Thursday, June 28, 2007

Tips On Dog Grooming

Grooming your dog accomplishes much more than just making your pet's coat look nice and shiny. It will provide you with the opportunity to spend some "quality time" with your dog.
You will be able to check your dog closely for any problems while grooming. Move the hair aside and examine the skin closely for signs of fleas, ticks or skin irritations. Look for any unusual problems with the coat such as mats, tangles, dandruff, etc. Mats and tangles can be carefully removed while grooming.

Learn where your pet likes to be combed and brushed and where he or she doesn't. All dogs have sensitive areas that need to be groomed a little more gently and carefully than others. By paying special attention to these areas, you will help make your dog more comfortable while being groomed, and he or she will not resist future grooming sessions.

You will also become familiar with areas that your pet enjoys having groomed. This is helpful if you need to calm him or her during stressful times such as veterinary visits. Let your dog sniff the brush and comb before you begin grooming, and then talk to your pet in a reassuring tone while grooming. If the grooming procedure is made comfortable for your dog, he or she will begin to look forward to regular grooming sessions.


Regular grooming is essential to your dog's health and well-being. Regular combing and brushing will keep the coat clean and healthy. It will stimulate the skin, and allow the natural oils to circulate to the coat. It will also allow your to carefully check for potentially serious problems. Check areas for hair loss, inflammation, unusual tenderness, or lumps under the skin. Constant scratching in a particular area may also be an indication of a problem. Check with your veterinarian about any unusual problems found.


Comb in the direction of hair growth, combing small sections at a time, until the coat is tangle free. For troublesome knots and tangles, use an anti-tangle comb. If the coat has a particularly stubborn knot or tangle, you may have to trim it off with scissors. A dematting comb, slicker, or rake can be used to remove mats. When using a combination comb, begin with the widely spaced teeth, and follow with the finer teeth.


Begin brushing at the head, working toward the tail and down the legs. Always brush in the direction of hair growth. Pay particular attention to the legs and flanks, and areas that easily mat. A pin brush can be used to fluff the coat by brushing against the directions of hair growth. Regular brushing will help distribute the natural oils from the skin, producing a healthy, shiny coat. Brushing several times a week is recommended for most dogs.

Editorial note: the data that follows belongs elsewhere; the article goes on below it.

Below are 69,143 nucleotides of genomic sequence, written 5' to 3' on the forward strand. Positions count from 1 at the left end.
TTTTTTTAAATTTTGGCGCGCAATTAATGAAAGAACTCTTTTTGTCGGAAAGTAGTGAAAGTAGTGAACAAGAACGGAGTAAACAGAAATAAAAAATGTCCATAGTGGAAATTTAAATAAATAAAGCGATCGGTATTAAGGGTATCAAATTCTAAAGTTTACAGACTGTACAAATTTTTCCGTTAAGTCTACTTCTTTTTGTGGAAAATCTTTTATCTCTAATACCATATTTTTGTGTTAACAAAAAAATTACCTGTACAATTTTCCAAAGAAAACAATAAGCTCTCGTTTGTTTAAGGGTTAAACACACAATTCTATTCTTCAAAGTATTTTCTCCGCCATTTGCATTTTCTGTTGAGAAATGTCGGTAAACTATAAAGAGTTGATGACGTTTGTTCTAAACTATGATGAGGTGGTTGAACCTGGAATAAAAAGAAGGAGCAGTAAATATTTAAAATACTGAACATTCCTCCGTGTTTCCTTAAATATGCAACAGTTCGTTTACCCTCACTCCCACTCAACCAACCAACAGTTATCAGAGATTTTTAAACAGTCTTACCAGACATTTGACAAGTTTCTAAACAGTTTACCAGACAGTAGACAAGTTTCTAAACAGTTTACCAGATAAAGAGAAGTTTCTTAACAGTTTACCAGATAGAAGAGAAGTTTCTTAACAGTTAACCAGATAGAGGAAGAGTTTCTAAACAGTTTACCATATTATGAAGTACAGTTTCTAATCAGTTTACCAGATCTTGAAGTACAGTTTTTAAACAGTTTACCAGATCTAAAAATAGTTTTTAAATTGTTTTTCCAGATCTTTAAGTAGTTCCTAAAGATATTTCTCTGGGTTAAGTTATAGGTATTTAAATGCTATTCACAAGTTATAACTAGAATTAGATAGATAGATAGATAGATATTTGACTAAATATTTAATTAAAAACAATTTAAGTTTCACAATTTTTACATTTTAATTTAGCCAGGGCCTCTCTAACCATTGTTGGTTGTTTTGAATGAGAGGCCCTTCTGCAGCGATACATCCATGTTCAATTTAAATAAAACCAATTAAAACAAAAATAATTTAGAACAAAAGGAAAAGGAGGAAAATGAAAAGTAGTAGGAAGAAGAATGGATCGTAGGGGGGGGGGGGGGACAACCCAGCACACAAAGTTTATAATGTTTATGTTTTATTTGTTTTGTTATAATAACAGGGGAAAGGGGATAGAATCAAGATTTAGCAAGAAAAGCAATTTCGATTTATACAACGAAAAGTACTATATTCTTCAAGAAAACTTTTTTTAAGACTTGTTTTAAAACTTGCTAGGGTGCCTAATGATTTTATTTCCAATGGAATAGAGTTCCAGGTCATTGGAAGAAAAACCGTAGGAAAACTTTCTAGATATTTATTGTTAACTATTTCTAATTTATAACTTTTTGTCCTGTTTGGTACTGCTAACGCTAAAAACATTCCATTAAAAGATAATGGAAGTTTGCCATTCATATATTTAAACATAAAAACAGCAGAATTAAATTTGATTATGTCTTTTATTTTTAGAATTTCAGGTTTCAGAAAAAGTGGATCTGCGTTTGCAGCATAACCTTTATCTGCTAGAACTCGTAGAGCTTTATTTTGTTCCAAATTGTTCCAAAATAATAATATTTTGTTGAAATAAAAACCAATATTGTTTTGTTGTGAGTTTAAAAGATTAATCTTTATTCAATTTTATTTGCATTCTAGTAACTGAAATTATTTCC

Like children, puppies have short attention spans. They will require some special attention. Select a time when the puppy is less energetic. Begin with short grooming sessions, five minutes or so. Constantly talk to your puppy in a gentle, reassuring tone while grooming to make him feel comfortable. Be sure to check his or her ears, paws, teeth, and underside during the grooming procedure. This will, in time, make your pet accustomed to being handled and examined. Eventually, your pet will be quite comfortable being groomed, and will look forward to these sessions with you.


It is important to establish and adhere to a regular schedule of grooming sessions. Schedule these at a convenient time for both you and your dog. A good time to do this is after the dog has been walked, while he or she is relieved and calm. Select a time when you will not be interrupted and have ample time to do a proper grooming longhaired dogs should be groomed daily, while shorthaired breeds may require grooming only twice a week. You will soon see what frequency your dog requires.

Nail Trimming:

Regular nail trimming is important to your dog's health and well-being. Never use ordinary scissors to trim your dog's nails. Use trimmers that are specially designed for dogs. Hold the dog's paw firmly, and cut off the tip of the nail with a single stroke. Be very careful to stop short of the quick, the blood vessel inside the nail. Cutting the nails right after bathing will make the quick more visible; applying baby oil will serve the same purpose. Follow up by filing your dog's nails with a nail file.

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